Information Sheet #7
January 19, 1988
A recent issue of Omni advertises a contest for self-referential sentences, sentences that somehow refer to themselves as sentences. The classic example is one we have printed on a card hanging from the ceiling of the Writing Center. On one side the card announces: "The statement on the on the other side of the card is true." On the reverse side is printed: "The statement on the other side of this card is false."
One of the finest collections of self-referential sentences can be found in Douglas Hofstadter's Metamagical Themas. Hofstadter's book provides a fascinating introduction into our language's capabilities for commenting on its own processes of symbolic meaning-making. He also demonstrates how ubiquitous and powerful the self-referential element is, not only in language but in all human behavior. Hofstadter quotes from George Brabner at the University of Delaware, suggesting how fundamental self-referencing is to our conceptions of self:
Part of our 'verbal behavior' deliberately, often playfully, explores the boundaries between conceptual levels of systems. All of this has its root in the struggle to survive, in the fact that our brains have become so flexible that much of their time is spent in dealing with their own activities, consciously or unconsciously. It is simply a consequence of representational power―as Kurt Godel showed―that systems of increasing complexity become increasingly self-referential.
But enough pontificating. Relax and have some fun reading and thinking about the following sample of self-referential sentences.
This sentence contains exactly threee erors.
The reader of this sentence exists only while reading me.
When you are not looking at it, this sentence is in Spanish.
This sentence has cabbage six words.
This is to be or actually not two sentences to be, that is the question, combined.
Does this sentence remind you of the Coe Writing Center?
This sentence is a !!!! premature punctuator
I used to think I was indecisive, but now I'm not so sure.
You have, of course, just begun reading the sentence that you have just finished reading.
If (pi) were 3, this sentence w●uld l●●k s●mething like this.
Here are two longer examples of self-referential writing. The first item is particularly appropriate for anyone teaching Nature of Science and reconsidering Gale's stories about scientific theories being accepted despite incomplete evidence.
Only the fool would take trouble to verify that his sentence was composed of ten a's, three b's, four c's, four d's, forty-six e's, sixteen f's, four g's, thirteen h's, fifteen i's, two k's, nine l's, four m's, twenty-five n's, twenty-four o's, five p's, sixteen r's, forty-one s's, thirty-seven t's, ten u's, eight v's, eight w's, four x's, eleven y's, twenty-seven commas, twenty-three apostrophes, seven hyphens, and, last but not least, a single !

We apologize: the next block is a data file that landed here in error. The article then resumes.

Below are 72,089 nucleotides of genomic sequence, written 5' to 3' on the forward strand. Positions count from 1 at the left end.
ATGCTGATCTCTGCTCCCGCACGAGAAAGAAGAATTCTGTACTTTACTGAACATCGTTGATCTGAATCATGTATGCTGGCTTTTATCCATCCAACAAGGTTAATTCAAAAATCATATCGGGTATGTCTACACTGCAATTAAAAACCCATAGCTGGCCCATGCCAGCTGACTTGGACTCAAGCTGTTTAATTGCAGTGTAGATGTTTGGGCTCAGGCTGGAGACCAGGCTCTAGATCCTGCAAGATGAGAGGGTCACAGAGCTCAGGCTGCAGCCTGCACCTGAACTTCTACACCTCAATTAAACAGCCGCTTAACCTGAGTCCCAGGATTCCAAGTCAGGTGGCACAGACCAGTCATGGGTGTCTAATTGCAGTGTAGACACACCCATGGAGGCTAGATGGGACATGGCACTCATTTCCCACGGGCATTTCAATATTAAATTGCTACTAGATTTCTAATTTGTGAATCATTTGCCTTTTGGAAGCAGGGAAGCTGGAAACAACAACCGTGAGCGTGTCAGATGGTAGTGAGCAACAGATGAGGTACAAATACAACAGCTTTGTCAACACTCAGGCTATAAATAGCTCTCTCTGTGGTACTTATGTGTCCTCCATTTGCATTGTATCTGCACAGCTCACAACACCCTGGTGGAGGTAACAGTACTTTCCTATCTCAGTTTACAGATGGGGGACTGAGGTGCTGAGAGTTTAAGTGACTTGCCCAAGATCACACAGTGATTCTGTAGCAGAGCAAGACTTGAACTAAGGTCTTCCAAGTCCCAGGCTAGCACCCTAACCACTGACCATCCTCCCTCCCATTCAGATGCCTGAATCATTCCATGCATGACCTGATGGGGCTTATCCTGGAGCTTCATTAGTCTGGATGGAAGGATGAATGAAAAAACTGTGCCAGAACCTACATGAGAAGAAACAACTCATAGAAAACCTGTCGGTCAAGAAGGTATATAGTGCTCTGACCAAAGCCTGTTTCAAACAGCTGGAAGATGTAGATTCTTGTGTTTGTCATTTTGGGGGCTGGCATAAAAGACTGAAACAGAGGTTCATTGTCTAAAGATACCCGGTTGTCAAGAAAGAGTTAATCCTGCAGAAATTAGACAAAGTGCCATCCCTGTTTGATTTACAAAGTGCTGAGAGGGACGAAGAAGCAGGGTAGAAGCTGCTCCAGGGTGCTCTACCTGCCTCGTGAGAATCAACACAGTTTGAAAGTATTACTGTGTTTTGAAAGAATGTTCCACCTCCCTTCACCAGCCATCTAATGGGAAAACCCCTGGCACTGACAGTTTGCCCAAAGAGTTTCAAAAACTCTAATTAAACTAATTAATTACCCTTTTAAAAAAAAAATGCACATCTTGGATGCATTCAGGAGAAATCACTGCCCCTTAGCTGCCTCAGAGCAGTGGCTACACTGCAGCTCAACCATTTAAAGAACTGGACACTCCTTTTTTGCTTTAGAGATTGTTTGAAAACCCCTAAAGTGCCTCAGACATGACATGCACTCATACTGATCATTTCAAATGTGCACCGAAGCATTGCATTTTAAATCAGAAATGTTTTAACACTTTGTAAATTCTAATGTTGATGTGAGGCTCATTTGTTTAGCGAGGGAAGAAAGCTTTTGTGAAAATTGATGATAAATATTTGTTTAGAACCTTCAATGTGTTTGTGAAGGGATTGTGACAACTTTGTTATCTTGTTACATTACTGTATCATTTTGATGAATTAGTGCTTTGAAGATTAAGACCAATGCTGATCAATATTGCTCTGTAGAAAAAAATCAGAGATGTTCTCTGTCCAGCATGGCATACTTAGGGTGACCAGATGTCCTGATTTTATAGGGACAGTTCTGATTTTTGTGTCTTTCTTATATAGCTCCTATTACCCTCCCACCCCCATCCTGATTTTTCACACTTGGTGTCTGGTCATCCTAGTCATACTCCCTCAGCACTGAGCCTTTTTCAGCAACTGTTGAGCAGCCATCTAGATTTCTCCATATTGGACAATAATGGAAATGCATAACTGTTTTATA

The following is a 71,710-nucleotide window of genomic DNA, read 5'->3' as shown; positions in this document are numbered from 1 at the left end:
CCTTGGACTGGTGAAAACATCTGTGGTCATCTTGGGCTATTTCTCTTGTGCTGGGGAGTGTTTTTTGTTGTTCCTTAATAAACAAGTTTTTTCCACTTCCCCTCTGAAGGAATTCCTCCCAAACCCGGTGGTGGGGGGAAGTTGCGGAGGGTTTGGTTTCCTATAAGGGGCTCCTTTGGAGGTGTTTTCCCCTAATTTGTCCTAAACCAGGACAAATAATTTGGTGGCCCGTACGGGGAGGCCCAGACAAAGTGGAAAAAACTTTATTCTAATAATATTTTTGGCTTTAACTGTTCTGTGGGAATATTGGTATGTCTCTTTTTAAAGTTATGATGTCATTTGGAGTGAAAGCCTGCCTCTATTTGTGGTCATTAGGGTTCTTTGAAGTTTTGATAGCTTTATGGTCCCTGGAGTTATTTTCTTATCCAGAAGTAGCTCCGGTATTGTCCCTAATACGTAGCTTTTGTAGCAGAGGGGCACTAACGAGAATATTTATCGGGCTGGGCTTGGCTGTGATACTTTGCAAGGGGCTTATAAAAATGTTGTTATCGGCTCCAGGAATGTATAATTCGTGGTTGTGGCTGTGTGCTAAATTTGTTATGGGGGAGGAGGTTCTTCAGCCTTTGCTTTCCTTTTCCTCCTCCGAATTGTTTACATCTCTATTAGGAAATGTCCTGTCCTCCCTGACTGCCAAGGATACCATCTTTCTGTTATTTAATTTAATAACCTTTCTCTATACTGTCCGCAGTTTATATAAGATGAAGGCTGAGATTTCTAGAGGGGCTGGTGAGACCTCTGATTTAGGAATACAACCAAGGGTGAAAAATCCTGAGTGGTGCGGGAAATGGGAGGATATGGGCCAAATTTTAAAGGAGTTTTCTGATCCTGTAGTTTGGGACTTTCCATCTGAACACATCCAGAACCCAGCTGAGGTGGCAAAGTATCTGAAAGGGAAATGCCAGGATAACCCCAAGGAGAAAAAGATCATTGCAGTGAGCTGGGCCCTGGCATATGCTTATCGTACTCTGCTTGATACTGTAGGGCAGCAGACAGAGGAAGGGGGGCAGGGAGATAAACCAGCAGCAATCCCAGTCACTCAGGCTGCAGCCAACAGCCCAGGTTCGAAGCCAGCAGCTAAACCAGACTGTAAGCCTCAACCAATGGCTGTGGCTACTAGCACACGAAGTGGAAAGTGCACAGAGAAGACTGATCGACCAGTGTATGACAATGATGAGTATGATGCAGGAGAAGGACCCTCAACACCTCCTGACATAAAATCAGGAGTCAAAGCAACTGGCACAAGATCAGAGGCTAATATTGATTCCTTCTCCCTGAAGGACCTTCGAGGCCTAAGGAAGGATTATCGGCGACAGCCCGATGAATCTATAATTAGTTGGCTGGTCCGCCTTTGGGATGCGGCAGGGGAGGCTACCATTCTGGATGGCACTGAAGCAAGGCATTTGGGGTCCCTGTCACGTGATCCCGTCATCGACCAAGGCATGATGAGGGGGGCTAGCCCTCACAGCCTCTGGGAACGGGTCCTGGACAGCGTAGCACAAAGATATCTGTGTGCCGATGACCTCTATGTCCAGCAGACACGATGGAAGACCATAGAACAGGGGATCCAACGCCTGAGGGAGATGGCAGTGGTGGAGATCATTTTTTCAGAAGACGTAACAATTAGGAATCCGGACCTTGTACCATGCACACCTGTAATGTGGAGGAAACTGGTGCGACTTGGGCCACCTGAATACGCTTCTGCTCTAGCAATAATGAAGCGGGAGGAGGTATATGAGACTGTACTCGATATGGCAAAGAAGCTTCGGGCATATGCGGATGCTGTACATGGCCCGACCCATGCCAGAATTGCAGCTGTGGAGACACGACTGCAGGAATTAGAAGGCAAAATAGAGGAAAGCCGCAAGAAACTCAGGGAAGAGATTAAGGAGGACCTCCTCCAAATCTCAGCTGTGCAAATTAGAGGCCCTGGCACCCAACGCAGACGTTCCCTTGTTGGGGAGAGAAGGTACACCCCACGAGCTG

Hofstadter comments: "I (perhaps the fool) did take trouble to verify the whole thing. First, though, I carried out some spot checks. And I must say that when the first random spot check worked (I think I checked the number of g's), this has a strong psychological effect: all of a sudden, the credibility rating of the whole sentence shot way up for me. It strikes me as a weird (and wonderful) how, in certain situations, the verification of a tiny percentage of a theory can serve to powerfully strengthen your belief in the full theory. And perhaps that's the whole point of the sentence!" Hofstadter also reprints a great story of the Liars Bridge, a self-referential anecdote sent to him by a Dutch mathematician Hans Freudenthal:
There is a story by the eighteenth-century German Christian Gellert called "Der Bauer und sein Sohn." One day during a walk, when the son tells a big lie, his father direly warns him about the "Liars' Bridge," which they are approaching. This bridge always collapses when a liar walks across it. After hearing this frightening warning, the boy admits his lies and confesses the truth.
When I [Freudenthal] told a ten-year-old boy this story, he asked me what happened when they eventually came to the bridge. I replied, "It collapsed under the father, who had lied, since in fact there is no Liars' Bridge." (Or did it?)
A variation on the game of self-referential sentences is finding instances of unintentional self-reference. Here are two examples from the current leader of the free world. The examples are taken from The New York and Harper's.
From a transcript of a press conference given by President Reagan:
Q: That wasn't my question. You answered a question I didn't ask.
A: I'm answering the question because the question you asked is―the answer is so obvious. That, obviously, after these years of out-of-control and built up to the level they have, there's no one that pretended that you could―this would then have to go to the states for ratification. There would be a period of time before it was actually put in place. And in that period of time, you have an opportunity to work out a budget which would not have to penalize people who are dependent now, because, on the Government for help.
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